Seventeenth Sunday of Ordinary Time
I learnt a few things from the visit of the Archbishop and clergy from Barcelona last week. One was not to organise any talks or presentations in the early afternoon after lunch as they will almost all fall asleep during it – this is siesta time! The second was that a large group of priests in a pub wearing clerical collars now get constantly asked if they are the ‘real thing’ or if they are on a ‘stag night’. Finally that Latin still comes in handy as a common liturgical language.
This weekends’ passage from John’s Gospel is the beginning of a section configured around four major Jewish feasts: the weekly Sabbath, and the annual feasts of Passover in March/April, Tabernacles in October and Dedication (or Hanukkah) in early December.
The Jewish people believed that as they remembered and celebrated the past events of their history, the God who saved their ancestors in the past was present with them in the now and continuing his saving work in their midst (much as we believe about our sacraments).
In today’s episode, John identifies the Jews’ feast of Passover. At Passover, the Jews remembered, among other things, how God had fed the hungry people escaping from Egypt with the manna, the bread from heaven. As the Jews celebrated the feast every year, they believed, rightly, (and still believe today) that the God who saved his people then was still present with them and saving them now.
Against this backdrop of Passover, John recounts Jesus’ feeding of the hungry crowd out in the wilderness on the other side of the lake. As the chapter continues over the next four Sundays, he will use the event to make the point that the real bread of life is Jesus himself, really present to his little community of disciples.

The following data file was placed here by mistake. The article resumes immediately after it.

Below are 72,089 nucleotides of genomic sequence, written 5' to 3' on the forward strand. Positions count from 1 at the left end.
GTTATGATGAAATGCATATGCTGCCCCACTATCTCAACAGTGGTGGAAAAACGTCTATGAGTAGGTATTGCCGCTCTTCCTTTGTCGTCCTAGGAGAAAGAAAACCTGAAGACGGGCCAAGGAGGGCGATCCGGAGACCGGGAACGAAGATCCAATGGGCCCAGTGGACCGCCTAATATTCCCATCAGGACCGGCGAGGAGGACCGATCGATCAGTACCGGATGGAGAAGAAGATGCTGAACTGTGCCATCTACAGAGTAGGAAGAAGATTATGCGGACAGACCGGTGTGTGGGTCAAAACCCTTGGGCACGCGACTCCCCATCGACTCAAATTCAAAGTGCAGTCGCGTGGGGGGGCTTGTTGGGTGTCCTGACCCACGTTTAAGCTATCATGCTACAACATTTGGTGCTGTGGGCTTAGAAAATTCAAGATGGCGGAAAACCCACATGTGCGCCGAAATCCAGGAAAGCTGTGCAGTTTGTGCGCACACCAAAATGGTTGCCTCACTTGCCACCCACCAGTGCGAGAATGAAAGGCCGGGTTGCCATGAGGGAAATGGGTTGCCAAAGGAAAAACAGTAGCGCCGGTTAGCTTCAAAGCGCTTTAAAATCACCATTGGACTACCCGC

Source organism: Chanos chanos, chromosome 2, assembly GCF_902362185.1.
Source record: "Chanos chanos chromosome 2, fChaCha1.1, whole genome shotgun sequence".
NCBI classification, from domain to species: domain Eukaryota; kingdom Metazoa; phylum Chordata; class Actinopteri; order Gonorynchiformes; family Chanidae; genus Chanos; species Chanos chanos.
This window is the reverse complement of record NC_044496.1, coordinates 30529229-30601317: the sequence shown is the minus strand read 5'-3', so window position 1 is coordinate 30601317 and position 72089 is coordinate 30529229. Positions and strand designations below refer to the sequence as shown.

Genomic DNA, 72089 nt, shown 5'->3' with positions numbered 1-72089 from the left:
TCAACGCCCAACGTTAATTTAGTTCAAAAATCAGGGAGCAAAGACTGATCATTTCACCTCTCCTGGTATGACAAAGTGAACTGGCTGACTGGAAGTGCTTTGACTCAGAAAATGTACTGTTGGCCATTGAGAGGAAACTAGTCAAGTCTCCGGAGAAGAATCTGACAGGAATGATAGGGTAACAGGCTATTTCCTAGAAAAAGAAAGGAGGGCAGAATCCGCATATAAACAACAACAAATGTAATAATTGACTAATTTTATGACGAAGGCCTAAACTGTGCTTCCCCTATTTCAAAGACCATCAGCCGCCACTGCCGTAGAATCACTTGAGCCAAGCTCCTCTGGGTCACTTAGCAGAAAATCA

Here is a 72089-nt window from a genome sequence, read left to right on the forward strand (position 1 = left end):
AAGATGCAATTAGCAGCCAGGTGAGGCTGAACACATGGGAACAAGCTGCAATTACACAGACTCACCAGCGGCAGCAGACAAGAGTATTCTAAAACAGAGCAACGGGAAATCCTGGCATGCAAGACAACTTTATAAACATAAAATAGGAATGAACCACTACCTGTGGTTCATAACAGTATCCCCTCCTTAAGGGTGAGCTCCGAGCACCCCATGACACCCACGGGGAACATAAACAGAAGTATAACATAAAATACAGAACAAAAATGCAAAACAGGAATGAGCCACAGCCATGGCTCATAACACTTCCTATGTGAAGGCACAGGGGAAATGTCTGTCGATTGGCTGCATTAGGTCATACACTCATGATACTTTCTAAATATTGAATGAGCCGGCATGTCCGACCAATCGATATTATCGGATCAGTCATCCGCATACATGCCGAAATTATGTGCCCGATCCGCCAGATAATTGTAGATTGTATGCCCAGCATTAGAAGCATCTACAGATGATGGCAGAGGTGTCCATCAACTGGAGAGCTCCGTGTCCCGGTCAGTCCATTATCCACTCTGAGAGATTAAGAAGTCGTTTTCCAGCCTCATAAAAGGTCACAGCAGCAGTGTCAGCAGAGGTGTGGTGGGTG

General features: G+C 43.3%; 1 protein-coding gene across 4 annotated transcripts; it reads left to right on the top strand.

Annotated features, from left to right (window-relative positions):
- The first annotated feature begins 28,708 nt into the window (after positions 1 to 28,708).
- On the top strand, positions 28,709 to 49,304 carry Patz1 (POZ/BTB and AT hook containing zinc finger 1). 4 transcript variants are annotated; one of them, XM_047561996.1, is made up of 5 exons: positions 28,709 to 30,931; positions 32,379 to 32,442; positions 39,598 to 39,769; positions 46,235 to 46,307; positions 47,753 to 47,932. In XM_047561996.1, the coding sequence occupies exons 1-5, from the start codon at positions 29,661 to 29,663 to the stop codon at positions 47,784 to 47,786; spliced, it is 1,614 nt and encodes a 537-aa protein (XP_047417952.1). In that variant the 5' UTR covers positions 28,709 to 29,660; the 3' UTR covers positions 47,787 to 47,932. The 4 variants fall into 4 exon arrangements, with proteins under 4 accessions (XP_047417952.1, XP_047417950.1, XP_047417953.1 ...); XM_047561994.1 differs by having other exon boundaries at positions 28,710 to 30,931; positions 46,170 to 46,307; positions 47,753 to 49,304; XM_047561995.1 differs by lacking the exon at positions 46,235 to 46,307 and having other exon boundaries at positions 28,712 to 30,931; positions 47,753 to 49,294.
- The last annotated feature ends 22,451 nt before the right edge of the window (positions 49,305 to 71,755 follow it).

What do we make of all this as we gather each Sunday twenty centuries later? We believe that Jesus himself is present and active among us. He touches and nourishes our spirit by the message he has shared with us, stirring our deepest desires and strengthening our hopes. He nourishes us with his own life, his risen, irrepressible life, as we associate our minds and wills with his in our offering of ourselves in trust to the same God of Jesus who raised even the crucified Christ to life.
It is interesting to note the crowd’s reactions to the involvement of Jesus: “This really is the prophet who is to come into the world.” “They were about to come and take him by force and make him king.” They thought they were responding well – but they missed the point. They were measuring Jesus by their own categories, in light of their own experience, seeing him, among other things, as the answer to their hopes and desires. What is wrong with that? Simply: they were not open to the uniqueness of this person, the mystery of this Jesus who immeasurably surpassed their narrow, limiting definitions. They were taming him, boxing him in!
We have to move beyond our vision of Jesus and be open to his utter uniqueness, the mystery of his person – beyond our capacity to describe, to capture, to understand. Time in prayer before the Blessed Sacrament helps us to go beyond our limited understanding of the presence of Christ when we can simply adore and spend time with Him and open ourselves to accept His will for us.
I noticed an amusing reference in the Catholic Herald to an article termed ‘Bad reasons for missing mass’. The writer used the image of taking a shower and talked about 13 reasons for not taking a shower. One was ‘I was forced to take a shower as a child’. Another was ‘people who shower are hypocrites, they think that they are cleaner than everyone else’etc.
Canon Anthony O’Brien